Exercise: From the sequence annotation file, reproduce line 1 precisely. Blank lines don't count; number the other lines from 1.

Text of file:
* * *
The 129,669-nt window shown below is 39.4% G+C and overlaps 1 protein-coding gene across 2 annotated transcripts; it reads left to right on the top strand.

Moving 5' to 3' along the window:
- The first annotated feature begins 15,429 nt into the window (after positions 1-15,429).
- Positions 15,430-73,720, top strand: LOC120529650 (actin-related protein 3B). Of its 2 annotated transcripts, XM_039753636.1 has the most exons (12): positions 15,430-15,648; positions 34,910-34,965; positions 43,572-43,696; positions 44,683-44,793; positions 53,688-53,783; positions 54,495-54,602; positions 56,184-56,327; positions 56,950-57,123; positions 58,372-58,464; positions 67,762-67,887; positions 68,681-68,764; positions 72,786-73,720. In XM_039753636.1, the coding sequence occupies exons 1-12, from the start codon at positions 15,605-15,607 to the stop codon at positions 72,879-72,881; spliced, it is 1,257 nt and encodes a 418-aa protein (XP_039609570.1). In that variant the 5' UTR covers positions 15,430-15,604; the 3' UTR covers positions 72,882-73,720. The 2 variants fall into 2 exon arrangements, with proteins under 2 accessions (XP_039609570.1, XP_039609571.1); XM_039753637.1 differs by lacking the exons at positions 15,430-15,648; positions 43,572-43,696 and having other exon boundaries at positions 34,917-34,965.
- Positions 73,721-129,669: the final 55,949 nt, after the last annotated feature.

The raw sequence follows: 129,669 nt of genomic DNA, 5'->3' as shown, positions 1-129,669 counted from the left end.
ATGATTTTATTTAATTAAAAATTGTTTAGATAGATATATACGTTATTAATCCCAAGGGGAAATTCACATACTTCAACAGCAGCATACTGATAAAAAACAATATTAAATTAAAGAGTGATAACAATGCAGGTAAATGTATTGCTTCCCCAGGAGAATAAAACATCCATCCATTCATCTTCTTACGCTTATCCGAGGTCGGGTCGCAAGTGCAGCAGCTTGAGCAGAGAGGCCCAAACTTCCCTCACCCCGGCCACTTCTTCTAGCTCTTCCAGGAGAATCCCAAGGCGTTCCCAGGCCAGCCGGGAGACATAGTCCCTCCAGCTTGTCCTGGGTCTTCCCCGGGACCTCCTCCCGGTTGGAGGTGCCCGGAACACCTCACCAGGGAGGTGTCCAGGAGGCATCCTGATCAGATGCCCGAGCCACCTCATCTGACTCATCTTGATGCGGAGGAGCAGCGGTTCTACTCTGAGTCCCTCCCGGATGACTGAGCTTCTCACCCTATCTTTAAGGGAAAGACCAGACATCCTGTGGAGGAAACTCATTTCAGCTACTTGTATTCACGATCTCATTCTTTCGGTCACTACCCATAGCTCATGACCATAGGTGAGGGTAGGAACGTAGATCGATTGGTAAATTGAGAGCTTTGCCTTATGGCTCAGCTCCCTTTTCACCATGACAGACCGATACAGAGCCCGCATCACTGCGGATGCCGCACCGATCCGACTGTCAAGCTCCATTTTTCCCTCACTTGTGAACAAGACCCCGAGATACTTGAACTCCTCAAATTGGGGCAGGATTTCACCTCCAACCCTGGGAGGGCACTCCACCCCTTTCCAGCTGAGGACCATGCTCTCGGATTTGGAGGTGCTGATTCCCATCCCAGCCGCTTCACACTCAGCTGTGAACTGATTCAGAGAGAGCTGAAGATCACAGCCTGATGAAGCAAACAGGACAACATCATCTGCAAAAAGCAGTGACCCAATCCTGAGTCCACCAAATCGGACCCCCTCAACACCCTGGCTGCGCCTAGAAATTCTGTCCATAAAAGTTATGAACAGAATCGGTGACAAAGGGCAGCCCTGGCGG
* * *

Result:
The 129,669-nt window shown below is 39.4% G+C and overlaps 1 protein-coding gene across 2 annotated transcripts; it reads left to right on the top strand.